Senate approves strategic plan 

By Karen Herland

At their last meeting of the academic year, senators had a lot of business to attend to before their summer break. First up was a final look at the newly minted Strategic Plan, set for approval by the Board of Governors later this month.

Judith Woodsworth began her first year at Concordia as President with the mandate to establish a strategic direction for the university. After an extensive consultation process that included open meetings, World Cafés, a trio of specially constituted Presidential Panels, and hundreds of individual comments, Reaching Up, Reaching Out charts the university’s course for the next five years.

Woodsworth introduced the document by highlighting how comments made by Senate members at the April meeting had been integrated. She concluded by saying that with Board approval the process can move into its next phase. “This summer, the rubber hits the road. In the fall we will elaborate implementation plans that we can put into action early next year.”

Notwithstanding a few suggested minor refinements senators received the 30-page document very favourably and approved it unanimously. “This plan lays out in a realistic manner what we can hope to aspire to,” said Peter Stoett, of political science. His views were echoed by a number of senators including Martin Pugh, of mechanical and industrial engineering who added his “congratulations on a document that was endless in terms of input.”

Senators also received an overview of the proposed 2009-10 budget from Woodsworth and Vice-President, Finance, Larry English. The Board will be presented with the budget at its next meeting. The bottom line of the proposed budget projects a deficit of about $5.1 million, far below earlier estimates.

Woodsworth explained decisions to invest in academic quality and enhancing student experience were defined by the strategic planning exercise. The university is committed to maintaining a positive hiring rate for faculty members and settling collective agreements fairly. Funds have also been set aside to realize some aspects of the strategic plan.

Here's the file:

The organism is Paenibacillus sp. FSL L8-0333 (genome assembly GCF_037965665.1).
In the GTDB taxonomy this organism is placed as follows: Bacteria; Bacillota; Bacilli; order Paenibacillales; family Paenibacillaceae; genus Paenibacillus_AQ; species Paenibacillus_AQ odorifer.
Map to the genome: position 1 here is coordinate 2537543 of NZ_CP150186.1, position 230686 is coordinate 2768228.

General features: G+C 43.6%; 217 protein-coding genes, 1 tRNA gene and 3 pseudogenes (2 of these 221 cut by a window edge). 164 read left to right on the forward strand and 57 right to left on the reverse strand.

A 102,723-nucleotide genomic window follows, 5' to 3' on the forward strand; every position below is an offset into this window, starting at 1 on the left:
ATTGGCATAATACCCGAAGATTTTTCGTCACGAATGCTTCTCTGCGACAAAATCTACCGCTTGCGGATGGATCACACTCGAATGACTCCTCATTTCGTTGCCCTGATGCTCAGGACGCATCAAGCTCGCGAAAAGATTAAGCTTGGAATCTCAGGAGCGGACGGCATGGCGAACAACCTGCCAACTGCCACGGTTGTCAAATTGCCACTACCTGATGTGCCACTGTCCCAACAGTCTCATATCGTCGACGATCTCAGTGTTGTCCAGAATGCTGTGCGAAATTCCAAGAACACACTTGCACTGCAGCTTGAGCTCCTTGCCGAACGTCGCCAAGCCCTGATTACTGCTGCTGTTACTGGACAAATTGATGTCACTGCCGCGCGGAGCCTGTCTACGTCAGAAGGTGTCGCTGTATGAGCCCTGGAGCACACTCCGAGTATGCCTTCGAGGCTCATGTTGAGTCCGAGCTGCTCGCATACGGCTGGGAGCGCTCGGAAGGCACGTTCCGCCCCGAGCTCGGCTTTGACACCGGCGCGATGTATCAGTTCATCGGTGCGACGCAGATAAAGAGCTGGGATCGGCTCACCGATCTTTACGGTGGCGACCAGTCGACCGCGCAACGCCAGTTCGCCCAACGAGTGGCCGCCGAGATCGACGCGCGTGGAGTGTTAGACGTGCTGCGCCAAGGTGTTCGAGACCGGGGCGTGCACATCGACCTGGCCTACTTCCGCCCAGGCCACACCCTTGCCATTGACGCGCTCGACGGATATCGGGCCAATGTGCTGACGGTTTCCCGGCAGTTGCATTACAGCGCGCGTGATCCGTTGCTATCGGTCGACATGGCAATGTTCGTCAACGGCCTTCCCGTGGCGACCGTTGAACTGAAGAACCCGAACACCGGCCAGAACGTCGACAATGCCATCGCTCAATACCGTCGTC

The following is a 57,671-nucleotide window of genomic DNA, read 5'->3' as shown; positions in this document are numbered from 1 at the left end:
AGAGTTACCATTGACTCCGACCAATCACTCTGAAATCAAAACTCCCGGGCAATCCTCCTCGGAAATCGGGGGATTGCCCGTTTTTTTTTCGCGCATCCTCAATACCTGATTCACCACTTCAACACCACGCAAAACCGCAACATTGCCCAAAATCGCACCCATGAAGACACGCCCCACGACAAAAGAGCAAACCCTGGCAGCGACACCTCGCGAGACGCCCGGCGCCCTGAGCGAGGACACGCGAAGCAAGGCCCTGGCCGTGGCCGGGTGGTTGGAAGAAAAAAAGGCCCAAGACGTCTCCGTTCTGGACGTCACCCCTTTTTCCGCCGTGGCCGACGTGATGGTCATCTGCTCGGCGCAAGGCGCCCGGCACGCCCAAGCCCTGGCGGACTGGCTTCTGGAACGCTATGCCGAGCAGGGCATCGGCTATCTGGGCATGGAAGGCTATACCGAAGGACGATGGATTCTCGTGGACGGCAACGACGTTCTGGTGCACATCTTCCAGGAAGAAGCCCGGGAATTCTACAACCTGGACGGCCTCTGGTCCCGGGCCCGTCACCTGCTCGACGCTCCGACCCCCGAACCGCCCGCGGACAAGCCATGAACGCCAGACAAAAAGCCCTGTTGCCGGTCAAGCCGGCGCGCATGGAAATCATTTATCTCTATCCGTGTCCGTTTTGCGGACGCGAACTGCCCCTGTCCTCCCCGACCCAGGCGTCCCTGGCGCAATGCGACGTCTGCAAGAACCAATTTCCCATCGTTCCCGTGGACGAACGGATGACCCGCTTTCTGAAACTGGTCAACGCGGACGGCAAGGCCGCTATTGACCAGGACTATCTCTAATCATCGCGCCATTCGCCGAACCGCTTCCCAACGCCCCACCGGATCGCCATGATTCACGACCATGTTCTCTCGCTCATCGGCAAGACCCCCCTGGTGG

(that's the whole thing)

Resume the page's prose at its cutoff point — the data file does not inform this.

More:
However, the single biggest additional expense is a one-time decision to maintain the 5% payout from endowments that supports student scholarships and bursaries, as well as research and teaching despite the toll that the economic climate has taken on our foundation’s resources. The university has decided to shoulder the impact of that decrease in revenue through the operating budget this year, instead of passing it on to students and professors.

On the other side of the equation, potential savings have been identified. Woodsworth and her team carefully evaluated hiring in the non-academic sector, decreased reliance on rented facilities and eliminated tuition payments via credit cards. The fees on the latter system cost the university close to $1 million annually. A 1% cut across administrative sector budgets was also implemented.

Finally revenues will be increased with a projected enrolment increase equivalent to 500 full-time students. International student fees in certain sectors will also be increased, with a quarter of the revenues generated allocated to bursaries.

The meeting also saw senators approve a standardized framework for course outlines that can be adapted across Faculties.

The meeting ended with a renewal of Donald Boisvert’s mandate as Speaker of Senate.


Concordia University